Jerusalem is home to more than 200 unique historical sites and picking a favorite is not an easy thing to do. One of the greatest adventures you could try while in the city is a slushy walk through Hezekiah’s Tunnels also known as the Siloam Tunnels. Here are three exciting reasons why you might want to pick these ancient tunnels as one of your favorites.
One, there is so much history riding on this site and that proves the historical validity of the Old Testament. The Old Testament books of 2 Kings and Chronicles talk about the tunnels and why King Hezekiah of Judah built it.
According to Biblical history, the king constructed this engineering feat around 701 BCE to divert water from Gihon Spring from outside the city to the Pool of Siloam inside the City of David. According to biblical account, after the king heard of an impending Assyrian attack, he planned to block the source of water coming from outside the city. To divert the waters into the city, he told his men to dig the curving tunnels so that they would serve as an aqueduct from the spring to the pool.
Unknown to the invading Assyrians, the Jews had a steady source of water underground. With it, Hezekiah did not fear the ancient war tactic typically employed during those times and that was to cut the source of water leading to the city under siege.
Meanwhile, as with any ancient structures, it baffles modern thinking how this 533-meter-long tunnel was actually dug and constructed. An ancient Hebrew inscription (now referred to as the Siloam Inscription) was written near the exit of the tunnel and it describes exactly how it was dug. It tells of how two teams of diggers began digging from both ends and met at the middle far underground. It’s amazing how they were able to meet at exactly the same point, although there are marks that show directional errors. Some believe the ancient diggers were led by the sound of hammers pounding on the earth above.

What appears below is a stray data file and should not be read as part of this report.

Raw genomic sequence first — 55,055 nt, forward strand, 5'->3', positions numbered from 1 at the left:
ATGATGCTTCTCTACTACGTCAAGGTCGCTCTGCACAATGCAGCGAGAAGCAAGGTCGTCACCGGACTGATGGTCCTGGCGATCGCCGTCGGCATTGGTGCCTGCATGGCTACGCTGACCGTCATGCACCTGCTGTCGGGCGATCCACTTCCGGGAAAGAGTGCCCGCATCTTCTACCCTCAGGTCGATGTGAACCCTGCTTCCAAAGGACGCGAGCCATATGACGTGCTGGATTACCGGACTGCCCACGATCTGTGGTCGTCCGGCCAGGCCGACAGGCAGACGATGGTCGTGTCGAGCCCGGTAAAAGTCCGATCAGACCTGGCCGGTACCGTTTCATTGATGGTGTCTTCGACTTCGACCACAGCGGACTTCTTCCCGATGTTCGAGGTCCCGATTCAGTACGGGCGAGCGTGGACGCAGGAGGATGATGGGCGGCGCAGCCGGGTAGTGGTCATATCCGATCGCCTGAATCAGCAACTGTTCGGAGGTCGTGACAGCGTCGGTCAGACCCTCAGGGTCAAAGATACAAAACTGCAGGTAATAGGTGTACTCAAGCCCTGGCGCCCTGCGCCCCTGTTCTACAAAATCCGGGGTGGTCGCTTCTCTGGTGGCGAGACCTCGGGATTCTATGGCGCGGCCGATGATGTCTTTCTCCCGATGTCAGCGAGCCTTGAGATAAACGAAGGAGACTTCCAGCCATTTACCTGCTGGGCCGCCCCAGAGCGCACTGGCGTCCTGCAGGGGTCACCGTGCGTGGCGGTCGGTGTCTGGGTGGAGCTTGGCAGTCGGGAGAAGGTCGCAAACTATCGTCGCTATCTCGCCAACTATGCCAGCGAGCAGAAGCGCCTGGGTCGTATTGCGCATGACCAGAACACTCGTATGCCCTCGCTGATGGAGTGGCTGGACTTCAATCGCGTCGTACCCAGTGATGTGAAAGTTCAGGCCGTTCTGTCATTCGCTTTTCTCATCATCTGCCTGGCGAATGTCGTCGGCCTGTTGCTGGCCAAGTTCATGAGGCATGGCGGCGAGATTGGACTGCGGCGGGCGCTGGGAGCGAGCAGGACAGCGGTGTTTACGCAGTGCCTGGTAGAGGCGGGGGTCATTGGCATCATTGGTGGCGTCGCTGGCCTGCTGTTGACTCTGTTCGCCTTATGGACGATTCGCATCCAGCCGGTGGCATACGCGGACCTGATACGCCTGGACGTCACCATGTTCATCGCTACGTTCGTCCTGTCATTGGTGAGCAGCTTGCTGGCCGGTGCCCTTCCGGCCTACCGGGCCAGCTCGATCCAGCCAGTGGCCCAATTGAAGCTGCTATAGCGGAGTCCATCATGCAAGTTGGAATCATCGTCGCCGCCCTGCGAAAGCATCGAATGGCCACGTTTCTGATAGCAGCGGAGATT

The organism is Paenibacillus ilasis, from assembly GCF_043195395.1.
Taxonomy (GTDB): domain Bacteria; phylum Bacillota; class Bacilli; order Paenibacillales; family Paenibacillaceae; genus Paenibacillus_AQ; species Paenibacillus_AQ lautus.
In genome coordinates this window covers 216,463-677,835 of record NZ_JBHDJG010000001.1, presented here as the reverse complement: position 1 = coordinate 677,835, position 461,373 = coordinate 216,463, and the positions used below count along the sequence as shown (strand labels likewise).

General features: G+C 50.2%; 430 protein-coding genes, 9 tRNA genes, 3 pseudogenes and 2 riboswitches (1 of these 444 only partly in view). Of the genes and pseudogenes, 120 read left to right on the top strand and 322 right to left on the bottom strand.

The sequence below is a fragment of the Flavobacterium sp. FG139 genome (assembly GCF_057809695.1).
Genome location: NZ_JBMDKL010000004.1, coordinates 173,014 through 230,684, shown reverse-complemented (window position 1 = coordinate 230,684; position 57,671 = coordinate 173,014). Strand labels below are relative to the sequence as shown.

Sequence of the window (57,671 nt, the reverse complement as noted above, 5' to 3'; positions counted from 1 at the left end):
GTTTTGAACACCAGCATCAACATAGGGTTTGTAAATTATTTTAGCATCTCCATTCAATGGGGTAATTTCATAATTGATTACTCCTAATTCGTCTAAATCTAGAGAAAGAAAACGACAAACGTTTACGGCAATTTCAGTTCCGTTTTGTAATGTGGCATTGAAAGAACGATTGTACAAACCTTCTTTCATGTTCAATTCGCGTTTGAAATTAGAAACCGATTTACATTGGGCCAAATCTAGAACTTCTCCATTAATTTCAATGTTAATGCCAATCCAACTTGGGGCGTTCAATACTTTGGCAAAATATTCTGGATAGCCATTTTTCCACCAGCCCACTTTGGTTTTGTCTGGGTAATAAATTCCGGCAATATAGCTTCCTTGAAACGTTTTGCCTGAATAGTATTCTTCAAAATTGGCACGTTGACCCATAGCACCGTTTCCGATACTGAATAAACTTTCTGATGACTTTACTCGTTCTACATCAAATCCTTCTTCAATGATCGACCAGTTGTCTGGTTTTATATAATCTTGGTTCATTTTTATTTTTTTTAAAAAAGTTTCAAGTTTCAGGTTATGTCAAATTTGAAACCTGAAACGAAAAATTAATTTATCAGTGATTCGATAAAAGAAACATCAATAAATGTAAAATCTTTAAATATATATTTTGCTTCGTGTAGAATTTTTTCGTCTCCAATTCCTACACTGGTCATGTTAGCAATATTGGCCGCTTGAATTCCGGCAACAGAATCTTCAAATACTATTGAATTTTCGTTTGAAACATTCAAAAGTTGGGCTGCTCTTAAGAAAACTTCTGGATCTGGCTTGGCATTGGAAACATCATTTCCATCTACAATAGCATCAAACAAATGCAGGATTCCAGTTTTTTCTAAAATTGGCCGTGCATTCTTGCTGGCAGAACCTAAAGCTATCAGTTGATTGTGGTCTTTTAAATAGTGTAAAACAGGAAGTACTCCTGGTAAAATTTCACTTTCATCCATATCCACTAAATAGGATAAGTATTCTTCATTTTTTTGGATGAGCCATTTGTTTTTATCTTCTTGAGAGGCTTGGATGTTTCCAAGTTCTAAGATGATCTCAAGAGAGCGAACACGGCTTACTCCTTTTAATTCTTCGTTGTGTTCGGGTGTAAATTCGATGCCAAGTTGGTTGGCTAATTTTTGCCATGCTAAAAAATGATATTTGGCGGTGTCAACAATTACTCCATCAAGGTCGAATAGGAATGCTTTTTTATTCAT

Today, visitors to the tunnels could clearly see the old marks of ancient pickaxes going one direction and then going the other direction after they passed where the two teams of diggers met.
The tunnels were discovered by Captain Charles Warren, a British explorer.
Second, visit Siloam Tunnels for the fun of it. Tourists are welcome not only to see this ancient marvel but also to walk through it. How often can you say that you’ve walked where a historical Biblical king also once walked?
Finally, a visit to the tunnels is the best excuse to go to the City of David, the most ancient neighborhood in Jerusalem. According to popular belief, it is in this area where King David built his palace and established his kingdom. Today, it is a major archeological site and is known as the ancient biblical Jerusalem.
A package tour to Hezekiah’s Tunnels costs about 25 NIS or USD 6.25, which is not at all expensive for something so historically significant. The site is located at Off Ophel Road in the City of David. It is open to tourists every day including holidays.